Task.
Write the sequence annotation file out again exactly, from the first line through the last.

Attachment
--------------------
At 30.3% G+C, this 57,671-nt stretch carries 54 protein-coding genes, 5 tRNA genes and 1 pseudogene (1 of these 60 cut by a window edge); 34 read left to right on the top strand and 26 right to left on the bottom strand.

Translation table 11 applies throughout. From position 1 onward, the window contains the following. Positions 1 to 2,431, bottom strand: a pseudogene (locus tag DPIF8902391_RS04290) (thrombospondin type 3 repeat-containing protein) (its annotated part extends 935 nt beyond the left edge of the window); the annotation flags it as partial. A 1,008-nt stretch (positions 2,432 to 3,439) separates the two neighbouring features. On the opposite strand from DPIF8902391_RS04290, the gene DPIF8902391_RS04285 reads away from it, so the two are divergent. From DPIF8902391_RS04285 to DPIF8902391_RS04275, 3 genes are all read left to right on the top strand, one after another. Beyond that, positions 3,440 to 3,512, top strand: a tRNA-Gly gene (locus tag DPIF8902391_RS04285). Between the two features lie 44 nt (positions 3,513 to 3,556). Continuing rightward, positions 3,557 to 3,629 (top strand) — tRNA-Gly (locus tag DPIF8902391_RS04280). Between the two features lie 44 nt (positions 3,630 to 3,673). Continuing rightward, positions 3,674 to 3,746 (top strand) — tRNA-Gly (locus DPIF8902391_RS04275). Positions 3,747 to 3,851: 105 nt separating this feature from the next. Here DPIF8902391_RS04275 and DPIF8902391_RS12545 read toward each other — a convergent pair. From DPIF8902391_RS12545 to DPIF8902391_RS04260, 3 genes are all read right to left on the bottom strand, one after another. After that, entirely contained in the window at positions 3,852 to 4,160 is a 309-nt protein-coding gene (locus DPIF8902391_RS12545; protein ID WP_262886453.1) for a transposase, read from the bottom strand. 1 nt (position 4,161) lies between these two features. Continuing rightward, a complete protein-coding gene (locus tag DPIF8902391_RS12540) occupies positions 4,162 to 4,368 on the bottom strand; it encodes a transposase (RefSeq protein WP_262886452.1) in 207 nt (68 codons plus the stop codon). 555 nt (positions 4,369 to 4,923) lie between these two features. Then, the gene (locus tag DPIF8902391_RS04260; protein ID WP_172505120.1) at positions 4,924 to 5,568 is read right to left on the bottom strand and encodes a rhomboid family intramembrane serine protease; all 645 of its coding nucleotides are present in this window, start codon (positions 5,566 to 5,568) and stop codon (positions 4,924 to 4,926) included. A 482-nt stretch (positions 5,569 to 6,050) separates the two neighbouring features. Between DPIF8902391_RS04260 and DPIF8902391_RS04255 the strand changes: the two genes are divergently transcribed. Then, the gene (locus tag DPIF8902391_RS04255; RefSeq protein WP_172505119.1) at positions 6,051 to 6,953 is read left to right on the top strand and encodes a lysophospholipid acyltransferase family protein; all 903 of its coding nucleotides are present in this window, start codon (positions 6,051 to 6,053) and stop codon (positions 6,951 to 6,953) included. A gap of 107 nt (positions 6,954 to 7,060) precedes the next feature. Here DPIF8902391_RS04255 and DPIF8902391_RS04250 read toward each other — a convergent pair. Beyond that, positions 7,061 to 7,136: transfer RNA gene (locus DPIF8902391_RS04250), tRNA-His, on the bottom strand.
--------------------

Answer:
At 30.3% G+C, this 57,671-nt stretch carries 54 protein-coding genes, 5 tRNA genes and 1 pseudogene (1 of these 60 cut by a window edge); 34 read left to right on the top strand and 26 right to left on the bottom strand.

Translation table 11 applies throughout. From position 1 onward, the window contains the following. Positions 1 to 2,431, bottom strand: a pseudogene (locus tag DPIF8902391_RS04290) (thrombospondin type 3 repeat-containing protein) (its annotated part extends 935 nt beyond the left edge of the window); the annotation flags it as partial. A 1,008-nt stretch (positions 2,432 to 3,439) separates the two neighbouring features. On the opposite strand from DPIF8902391_RS04290, the gene DPIF8902391_RS04285 reads away from it, so the two are divergent. From DPIF8902391_RS04285 to DPIF8902391_RS04275, 3 genes are all read left to right on the top strand, one after another. Beyond that, positions 3,440 to 3,512, top strand: a tRNA-Gly gene (locus tag DPIF8902391_RS04285). Between the two features lie 44 nt (positions 3,513 to 3,556). Continuing rightward, positions 3,557 to 3,629 (top strand) — tRNA-Gly (locus tag DPIF8902391_RS04280). Between the two features lie 44 nt (positions 3,630 to 3,673). Continuing rightward, positions 3,674 to 3,746 (top strand) — tRNA-Gly (locus DPIF8902391_RS04275). Positions 3,747 to 3,851: 105 nt separating this feature from the next. Here DPIF8902391_RS04275 and DPIF8902391_RS12545 read toward each other — a convergent pair. From DPIF8902391_RS12545 to DPIF8902391_RS04260, 3 genes are all read right to left on the bottom strand, one after another. After that, entirely contained in the window at positions 3,852 to 4,160 is a 309-nt protein-coding gene (locus DPIF8902391_RS12545; protein ID WP_262886453.1) for a transposase, read from the bottom strand. 1 nt (position 4,161) lies between these two features. Continuing rightward, a complete protein-coding gene (locus tag DPIF8902391_RS12540) occupies positions 4,162 to 4,368 on the bottom strand; it encodes a transposase (RefSeq protein WP_262886452.1) in 207 nt (68 codons plus the stop codon). 555 nt (positions 4,369 to 4,923) lie between these two features. Then, the gene (locus tag DPIF8902391_RS04260; protein ID WP_172505120.1) at positions 4,924 to 5,568 is read right to left on the bottom strand and encodes a rhomboid family intramembrane serine protease; all 645 of its coding nucleotides are present in this window, start codon (positions 5,566 to 5,568) and stop codon (positions 4,924 to 4,926) included. A 482-nt stretch (positions 5,569 to 6,050) separates the two neighbouring features. Between DPIF8902391_RS04260 and DPIF8902391_RS04255 the strand changes: the two genes are divergently transcribed. Then, the gene (locus tag DPIF8902391_RS04255; RefSeq protein WP_172505119.1) at positions 6,051 to 6,953 is read left to right on the top strand and encodes a lysophospholipid acyltransferase family protein; all 903 of its coding nucleotides are present in this window, start codon (positions 6,051 to 6,053) and stop codon (positions 6,951 to 6,953) included. A gap of 107 nt (positions 6,954 to 7,060) precedes the next feature. Here DPIF8902391_RS04255 and DPIF8902391_RS04250 read toward each other — a convergent pair. Beyond that, positions 7,061 to 7,136: transfer RNA gene (locus DPIF8902391_RS04250), tRNA-His, on the bottom strand.